The standoff over North Korea’s nuclear weapons program and, to a lesser extent, questions about the future of Iran’s nuclear program both have drawn certain scholars, members of the media and even the Senate Foreign Relations Committee to debate whether the time has come to restrict the American president’s unilateral authority to launch a nuclear strike.
As appealing as that notion might seem on the surface, poorly designed restrictions could put U.S. national security in jeopardy.
There are several ideas on the table for ways ostensibly to prevent a “madman” launch, including legislation introduced in both the House and the Senate that would prevent the president from launching a nuclear weapon without explicit congressional authorization unless an adversary first launches a nuke at the United States or its allies.
Concerns about a single individual holding power over use of mankind’s most awesome weapons are legitimate; the capacity for destruction is staggering. However, such proposals would unintentionally weaken the commander in chief’s constitutional authority to make decisions in the face of imminent threats.
Absent an imminent threat to U.S. security, the president does not have unilateral authority to approve military force. For most uses of force, the president is legally obligated to rely on congressional authorization, including for the use of nuclear weapons. However, where there is an imminent threat, such as an invasion or a missile launched at the nation or its allies, the president does have the authority to respond unilaterally. The Framers intended for the president to have that authority, leaving the executive the power to “repel sudden attacks.” Proposals to stop the president from using nuclear weapons would hamper the president’s duty to repel those threats through either conventional or nuclear means.
The bills before Congress would create a congressional check that would serve as a potential veto on nuclear launches. If the proposed check is designed to apply in all circumstances, including the response to imminent threats, it could compromise the president’s ability to protect the United States and its allies.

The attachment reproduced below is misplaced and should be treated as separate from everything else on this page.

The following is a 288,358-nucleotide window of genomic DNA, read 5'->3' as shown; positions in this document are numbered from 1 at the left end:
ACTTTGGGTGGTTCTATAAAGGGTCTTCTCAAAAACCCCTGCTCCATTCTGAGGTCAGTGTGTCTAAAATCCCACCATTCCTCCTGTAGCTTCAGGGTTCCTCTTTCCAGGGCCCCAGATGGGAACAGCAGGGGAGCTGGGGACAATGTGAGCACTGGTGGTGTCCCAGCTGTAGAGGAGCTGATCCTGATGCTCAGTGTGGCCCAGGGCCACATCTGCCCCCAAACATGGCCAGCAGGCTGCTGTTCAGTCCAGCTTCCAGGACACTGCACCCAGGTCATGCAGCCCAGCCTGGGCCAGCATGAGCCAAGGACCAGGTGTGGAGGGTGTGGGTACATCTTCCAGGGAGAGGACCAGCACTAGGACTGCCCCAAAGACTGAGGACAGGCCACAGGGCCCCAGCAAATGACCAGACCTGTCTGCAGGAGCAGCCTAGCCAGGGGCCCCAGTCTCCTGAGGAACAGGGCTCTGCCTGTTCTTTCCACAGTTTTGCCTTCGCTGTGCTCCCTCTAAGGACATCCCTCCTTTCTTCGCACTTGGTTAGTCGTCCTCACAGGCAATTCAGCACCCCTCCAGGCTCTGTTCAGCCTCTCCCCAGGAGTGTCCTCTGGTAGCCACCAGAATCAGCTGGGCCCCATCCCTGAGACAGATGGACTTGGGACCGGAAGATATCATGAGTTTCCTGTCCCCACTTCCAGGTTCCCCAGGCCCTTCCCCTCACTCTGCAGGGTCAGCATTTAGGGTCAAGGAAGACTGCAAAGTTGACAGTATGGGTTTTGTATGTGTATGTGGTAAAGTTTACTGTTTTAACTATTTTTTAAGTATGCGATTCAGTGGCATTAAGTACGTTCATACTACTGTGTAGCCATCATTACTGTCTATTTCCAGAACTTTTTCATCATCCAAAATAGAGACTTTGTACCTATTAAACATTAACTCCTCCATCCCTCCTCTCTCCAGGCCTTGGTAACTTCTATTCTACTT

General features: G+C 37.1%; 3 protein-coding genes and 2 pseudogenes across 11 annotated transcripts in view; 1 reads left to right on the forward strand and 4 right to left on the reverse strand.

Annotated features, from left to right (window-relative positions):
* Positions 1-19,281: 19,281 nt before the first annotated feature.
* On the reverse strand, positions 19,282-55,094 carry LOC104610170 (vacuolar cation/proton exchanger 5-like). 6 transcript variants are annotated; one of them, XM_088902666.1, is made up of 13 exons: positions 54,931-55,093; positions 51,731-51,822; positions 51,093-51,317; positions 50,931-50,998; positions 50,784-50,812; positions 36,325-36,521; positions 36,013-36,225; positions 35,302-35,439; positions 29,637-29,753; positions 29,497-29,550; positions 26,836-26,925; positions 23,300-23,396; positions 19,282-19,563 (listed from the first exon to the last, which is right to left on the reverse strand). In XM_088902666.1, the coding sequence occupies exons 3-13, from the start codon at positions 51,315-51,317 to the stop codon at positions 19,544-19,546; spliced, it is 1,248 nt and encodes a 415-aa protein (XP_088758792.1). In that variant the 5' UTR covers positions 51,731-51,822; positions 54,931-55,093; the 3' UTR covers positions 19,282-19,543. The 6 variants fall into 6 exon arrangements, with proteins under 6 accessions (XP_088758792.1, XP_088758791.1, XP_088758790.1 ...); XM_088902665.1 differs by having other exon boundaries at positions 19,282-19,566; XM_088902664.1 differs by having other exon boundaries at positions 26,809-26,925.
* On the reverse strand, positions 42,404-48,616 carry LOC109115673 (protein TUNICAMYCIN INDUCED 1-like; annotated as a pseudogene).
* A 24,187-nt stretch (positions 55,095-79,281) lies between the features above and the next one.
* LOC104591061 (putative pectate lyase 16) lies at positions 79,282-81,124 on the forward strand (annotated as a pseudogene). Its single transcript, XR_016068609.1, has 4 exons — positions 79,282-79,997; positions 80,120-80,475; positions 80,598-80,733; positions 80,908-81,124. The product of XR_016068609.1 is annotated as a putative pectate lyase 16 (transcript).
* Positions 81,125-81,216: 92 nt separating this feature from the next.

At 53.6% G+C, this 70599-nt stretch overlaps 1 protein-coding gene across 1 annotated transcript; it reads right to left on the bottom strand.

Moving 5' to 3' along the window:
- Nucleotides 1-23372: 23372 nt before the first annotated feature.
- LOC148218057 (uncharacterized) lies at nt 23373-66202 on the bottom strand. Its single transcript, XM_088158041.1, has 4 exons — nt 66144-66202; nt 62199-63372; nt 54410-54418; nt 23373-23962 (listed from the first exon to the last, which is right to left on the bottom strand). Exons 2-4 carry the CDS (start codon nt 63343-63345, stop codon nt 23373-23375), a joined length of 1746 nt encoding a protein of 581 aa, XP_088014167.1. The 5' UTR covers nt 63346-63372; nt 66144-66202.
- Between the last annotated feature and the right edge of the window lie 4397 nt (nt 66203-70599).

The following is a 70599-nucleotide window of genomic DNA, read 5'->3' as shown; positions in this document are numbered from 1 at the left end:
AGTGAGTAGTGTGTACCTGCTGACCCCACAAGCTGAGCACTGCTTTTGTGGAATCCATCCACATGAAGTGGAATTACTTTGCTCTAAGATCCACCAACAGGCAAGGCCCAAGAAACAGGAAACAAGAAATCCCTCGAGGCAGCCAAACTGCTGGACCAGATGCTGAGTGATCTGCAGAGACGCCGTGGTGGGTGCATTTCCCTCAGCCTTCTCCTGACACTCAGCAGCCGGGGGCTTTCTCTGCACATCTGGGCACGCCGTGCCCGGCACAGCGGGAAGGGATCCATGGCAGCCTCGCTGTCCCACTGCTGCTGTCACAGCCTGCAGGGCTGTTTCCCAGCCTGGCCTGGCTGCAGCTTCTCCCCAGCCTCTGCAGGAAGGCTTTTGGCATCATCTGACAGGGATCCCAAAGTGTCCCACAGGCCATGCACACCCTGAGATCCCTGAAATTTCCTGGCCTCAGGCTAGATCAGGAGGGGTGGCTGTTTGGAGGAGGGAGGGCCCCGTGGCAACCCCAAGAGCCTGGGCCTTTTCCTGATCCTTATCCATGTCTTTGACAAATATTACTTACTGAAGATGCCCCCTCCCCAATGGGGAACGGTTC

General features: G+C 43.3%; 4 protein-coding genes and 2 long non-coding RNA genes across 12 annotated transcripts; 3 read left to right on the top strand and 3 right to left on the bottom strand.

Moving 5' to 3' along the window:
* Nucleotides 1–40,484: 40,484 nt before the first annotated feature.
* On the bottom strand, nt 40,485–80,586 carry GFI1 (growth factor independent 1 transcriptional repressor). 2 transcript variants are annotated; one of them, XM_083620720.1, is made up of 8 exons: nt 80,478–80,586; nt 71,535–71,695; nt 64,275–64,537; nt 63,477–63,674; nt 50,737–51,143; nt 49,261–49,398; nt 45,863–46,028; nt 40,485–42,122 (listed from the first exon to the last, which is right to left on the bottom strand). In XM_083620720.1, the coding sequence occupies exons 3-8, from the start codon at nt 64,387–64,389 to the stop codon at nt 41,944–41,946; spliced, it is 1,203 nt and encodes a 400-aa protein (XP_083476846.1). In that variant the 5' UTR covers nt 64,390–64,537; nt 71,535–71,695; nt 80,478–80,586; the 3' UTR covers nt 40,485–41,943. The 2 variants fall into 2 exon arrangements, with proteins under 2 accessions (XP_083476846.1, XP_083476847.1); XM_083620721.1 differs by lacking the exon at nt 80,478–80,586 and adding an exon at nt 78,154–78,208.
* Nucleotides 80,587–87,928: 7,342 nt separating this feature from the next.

What if, for example, intelligence gathered from North Korea indicated an imminent launch of nuclear weapons? In this case, the president might determine that eliminating North Korea’s nuclear capability is required to preserve national security. Small tactical nuclear detonations may be the best weapon to destroy North Korea’s hardened missile bunkers. Any president’s ability to make a quick decision in a rapidly changing situation would be hampered if he or she must persuade another decision-maker or decision-making body to use nuclear force.
There are further practical problems with these proposals. America developed the nuclear umbrella in order to assure peace after World War II. The nation’s declared willingness to use nuclear weapons in defense of its allies has served to deter other nuclear powers from launching nuclear or conventional attacks.
Efforts to spread out the authority to use nuclear weapons could be interpreted by others as a de facto “no first use” policy. The United States traditionally has rejected a “no first use” policy to ensure that adversaries know the nation would, if necessary, respond with nuclear weapons to stop an attack. Mandating that Congress must co-authorize a strike could muddy that response process and weaken our nuclear deterrent.
Finally, while the president has final decision-making authority, the decision-making process is not truly unilateral, as it is often portrayed in popular culture. Presidents work fully with the defense secretary, the National Security Council and the Joint Chiefs of Staff to understand the full ramifications of such a decision.
Any strike has to be executed by members of the military. Staff has the responsibility to ensure that, given the grave consequences, the choice is not made lightly and follows existing legal standards of necessity and proportionality.
In an effort to bring predictability to an unpredictable president, we must be hyperaware of how the president’s ability to respond to rapidly evolving threats could be unintentionally harmed in the process. A well-intended effort to bring stability via a dual authorization requirement to launch nuclear weapons could have the very real consequence of exposing the country to even greater risk.